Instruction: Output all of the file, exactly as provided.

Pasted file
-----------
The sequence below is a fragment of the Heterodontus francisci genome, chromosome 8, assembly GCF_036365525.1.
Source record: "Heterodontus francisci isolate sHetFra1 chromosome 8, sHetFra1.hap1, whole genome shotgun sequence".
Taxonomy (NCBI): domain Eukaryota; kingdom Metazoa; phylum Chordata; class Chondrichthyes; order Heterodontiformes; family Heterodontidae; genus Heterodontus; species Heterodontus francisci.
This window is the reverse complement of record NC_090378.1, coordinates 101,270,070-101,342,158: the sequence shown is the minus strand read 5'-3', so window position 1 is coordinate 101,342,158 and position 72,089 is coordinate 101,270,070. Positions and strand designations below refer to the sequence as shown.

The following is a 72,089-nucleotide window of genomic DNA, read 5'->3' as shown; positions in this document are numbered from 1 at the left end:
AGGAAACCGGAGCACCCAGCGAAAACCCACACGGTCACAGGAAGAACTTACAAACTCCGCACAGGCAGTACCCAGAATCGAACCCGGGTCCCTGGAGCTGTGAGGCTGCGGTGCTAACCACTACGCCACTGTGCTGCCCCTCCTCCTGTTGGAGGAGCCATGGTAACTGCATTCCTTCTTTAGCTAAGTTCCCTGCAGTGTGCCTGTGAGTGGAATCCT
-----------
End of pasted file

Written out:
The sequence below is a fragment of the Heterodontus francisci genome, chromosome 8, assembly GCF_036365525.1.
Source record: "Heterodontus francisci isolate sHetFra1 chromosome 8, sHetFra1.hap1, whole genome shotgun sequence".
Taxonomy (NCBI): domain Eukaryota; kingdom Metazoa; phylum Chordata; class Chondrichthyes; order Heterodontiformes; family Heterodontidae; genus Heterodontus; species Heterodontus francisci.
This window is the reverse complement of record NC_090378.1, coordinates 101,270,070-101,342,158: the sequence shown is the minus strand read 5'-3', so window position 1 is coordinate 101,342,158 and position 72,089 is coordinate 101,270,070. Positions and strand designations below refer to the sequence as shown.

The following is a 72,089-nucleotide window of genomic DNA, read 5'->3' as shown; positions in this document are numbered from 1 at the left end:
AGGAAACCGGAGCACCCAGCGAAAACCCACACGGTCACAGGAAGAACTTACAAACTCCGCACAGGCAGTACCCAGAATCGAACCCGGGTCCCTGGAGCTGTGAGGCTGCGGTGCTAACCACTACGCCACTGTGCTGCCCCTCCTCCTGTTGGAGGAGCCATGGTAACTGCATTCCTTCTTTAGCTAAGTTCCCTGCAGTGTGCCTGTGAGTGGAATCCT